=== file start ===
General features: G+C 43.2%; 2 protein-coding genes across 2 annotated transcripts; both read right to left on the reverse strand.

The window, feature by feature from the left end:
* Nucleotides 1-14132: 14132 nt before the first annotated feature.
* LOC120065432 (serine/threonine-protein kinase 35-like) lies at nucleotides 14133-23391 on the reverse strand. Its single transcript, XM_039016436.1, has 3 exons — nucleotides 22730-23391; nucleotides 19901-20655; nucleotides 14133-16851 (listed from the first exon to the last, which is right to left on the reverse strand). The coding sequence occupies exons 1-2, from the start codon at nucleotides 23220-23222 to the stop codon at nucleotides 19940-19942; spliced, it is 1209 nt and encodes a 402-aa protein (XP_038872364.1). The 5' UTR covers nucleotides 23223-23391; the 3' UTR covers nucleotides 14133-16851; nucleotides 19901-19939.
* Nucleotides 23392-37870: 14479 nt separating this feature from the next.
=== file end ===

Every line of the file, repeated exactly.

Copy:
General features: G+C 43.2%; 2 protein-coding genes across 2 annotated transcripts; both read right to left on the reverse strand.

The window, feature by feature from the left end:
* Nucleotides 1-14132: 14132 nt before the first annotated feature.
* LOC120065432 (serine/threonine-protein kinase 35-like) lies at nucleotides 14133-23391 on the reverse strand. Its single transcript, XM_039016436.1, has 3 exons — nucleotides 22730-23391; nucleotides 19901-20655; nucleotides 14133-16851 (listed from the first exon to the last, which is right to left on the reverse strand). The coding sequence occupies exons 1-2, from the start codon at nucleotides 23220-23222 to the stop codon at nucleotides 19940-19942; spliced, it is 1209 nt and encodes a 402-aa protein (XP_038872364.1). The 5' UTR covers nucleotides 23223-23391; the 3' UTR covers nucleotides 14133-16851; nucleotides 19901-19939.
* Nucleotides 23392-37870: 14479 nt separating this feature from the next.